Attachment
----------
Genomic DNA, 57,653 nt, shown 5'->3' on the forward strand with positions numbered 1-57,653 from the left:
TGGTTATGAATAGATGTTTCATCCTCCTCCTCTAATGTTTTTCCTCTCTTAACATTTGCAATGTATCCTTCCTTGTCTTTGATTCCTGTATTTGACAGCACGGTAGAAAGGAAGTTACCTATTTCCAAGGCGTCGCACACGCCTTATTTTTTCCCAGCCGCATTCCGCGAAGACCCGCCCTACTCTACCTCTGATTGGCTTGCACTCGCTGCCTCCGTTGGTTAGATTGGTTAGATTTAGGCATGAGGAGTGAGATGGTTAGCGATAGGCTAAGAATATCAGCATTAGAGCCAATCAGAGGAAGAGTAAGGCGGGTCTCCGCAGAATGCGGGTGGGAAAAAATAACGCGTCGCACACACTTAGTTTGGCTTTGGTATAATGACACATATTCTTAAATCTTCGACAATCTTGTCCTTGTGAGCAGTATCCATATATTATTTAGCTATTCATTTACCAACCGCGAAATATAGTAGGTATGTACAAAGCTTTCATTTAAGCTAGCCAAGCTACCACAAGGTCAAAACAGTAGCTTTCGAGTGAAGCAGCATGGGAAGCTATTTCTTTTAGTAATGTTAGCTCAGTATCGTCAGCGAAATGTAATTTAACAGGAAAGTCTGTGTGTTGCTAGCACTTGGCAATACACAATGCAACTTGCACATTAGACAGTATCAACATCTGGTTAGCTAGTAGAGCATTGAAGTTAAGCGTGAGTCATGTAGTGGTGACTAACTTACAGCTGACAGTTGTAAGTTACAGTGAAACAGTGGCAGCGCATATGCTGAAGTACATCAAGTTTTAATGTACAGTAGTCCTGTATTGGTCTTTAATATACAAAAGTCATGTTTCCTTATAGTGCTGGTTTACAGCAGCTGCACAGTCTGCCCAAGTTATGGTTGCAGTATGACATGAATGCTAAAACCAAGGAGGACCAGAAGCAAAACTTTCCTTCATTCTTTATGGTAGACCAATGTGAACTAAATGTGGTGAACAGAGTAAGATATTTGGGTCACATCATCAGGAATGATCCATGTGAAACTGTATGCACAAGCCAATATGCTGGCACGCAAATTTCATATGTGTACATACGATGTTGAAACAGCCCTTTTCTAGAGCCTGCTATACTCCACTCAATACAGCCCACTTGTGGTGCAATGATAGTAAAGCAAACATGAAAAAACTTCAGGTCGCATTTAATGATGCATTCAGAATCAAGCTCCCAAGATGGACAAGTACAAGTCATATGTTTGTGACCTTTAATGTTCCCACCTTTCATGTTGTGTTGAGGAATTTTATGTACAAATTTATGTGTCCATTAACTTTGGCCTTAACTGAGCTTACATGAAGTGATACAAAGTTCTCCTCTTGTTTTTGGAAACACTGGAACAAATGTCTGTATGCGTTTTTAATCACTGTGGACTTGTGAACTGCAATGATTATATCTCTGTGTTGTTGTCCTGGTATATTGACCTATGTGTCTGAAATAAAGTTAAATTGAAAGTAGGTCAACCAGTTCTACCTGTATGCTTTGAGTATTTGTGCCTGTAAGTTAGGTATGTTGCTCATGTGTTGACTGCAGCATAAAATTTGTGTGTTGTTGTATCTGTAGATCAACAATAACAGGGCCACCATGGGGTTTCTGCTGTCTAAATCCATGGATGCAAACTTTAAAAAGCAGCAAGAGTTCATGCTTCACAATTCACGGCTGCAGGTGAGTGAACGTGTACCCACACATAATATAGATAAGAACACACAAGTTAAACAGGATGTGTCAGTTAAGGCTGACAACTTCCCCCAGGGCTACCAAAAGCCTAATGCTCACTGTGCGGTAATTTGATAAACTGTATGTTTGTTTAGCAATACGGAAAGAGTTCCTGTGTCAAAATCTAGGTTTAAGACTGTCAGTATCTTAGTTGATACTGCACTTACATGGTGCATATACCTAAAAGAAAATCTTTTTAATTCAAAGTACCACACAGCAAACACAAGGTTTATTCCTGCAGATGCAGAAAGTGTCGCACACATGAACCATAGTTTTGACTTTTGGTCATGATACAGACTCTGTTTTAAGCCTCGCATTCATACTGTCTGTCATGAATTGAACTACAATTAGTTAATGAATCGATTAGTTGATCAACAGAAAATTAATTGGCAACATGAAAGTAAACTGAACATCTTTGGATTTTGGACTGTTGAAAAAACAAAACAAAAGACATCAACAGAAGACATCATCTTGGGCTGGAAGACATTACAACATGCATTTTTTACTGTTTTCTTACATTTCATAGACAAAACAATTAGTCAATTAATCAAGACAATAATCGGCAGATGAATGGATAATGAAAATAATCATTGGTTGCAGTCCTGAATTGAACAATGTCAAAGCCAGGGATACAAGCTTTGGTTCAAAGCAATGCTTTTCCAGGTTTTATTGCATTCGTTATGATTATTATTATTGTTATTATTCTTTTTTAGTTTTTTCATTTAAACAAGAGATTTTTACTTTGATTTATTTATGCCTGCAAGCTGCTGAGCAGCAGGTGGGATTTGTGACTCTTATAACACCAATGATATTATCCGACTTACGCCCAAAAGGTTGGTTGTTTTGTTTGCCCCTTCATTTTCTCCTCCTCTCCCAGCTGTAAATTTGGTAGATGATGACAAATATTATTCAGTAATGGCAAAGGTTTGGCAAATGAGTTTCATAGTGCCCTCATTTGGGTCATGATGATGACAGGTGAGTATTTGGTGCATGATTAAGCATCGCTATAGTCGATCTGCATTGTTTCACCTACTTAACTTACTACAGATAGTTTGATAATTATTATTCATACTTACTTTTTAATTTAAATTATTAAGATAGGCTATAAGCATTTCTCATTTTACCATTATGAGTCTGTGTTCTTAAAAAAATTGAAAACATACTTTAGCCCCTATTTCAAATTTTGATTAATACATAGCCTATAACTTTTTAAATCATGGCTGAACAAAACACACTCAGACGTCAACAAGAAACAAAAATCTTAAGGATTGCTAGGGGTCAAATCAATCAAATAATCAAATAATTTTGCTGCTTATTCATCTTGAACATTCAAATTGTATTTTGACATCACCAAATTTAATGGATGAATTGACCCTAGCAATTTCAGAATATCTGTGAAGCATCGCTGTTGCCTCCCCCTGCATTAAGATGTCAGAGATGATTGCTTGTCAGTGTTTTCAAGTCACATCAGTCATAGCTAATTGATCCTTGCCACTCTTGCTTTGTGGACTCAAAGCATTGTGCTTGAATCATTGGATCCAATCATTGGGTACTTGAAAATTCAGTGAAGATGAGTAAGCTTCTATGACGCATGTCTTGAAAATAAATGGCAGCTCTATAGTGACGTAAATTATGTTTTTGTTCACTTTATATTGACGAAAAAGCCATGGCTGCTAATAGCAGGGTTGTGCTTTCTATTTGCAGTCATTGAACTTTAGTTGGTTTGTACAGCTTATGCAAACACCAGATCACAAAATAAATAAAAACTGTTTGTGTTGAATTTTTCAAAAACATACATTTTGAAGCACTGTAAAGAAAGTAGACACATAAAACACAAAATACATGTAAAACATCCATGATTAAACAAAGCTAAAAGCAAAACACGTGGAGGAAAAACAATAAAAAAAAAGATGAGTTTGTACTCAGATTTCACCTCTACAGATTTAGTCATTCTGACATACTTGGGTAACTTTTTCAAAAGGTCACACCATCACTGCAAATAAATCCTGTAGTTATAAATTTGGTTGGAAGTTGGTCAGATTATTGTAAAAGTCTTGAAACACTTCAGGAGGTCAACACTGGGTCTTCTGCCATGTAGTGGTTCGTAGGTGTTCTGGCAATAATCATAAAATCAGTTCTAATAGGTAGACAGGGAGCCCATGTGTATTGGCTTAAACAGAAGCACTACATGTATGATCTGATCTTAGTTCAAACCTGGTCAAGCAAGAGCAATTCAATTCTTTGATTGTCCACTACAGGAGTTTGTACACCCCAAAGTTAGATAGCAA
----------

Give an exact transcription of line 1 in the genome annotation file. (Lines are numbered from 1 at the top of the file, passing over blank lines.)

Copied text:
Genomic DNA, 57,653 nt, shown 5'->3' on the forward strand with positions numbered 1-57,653 from the left: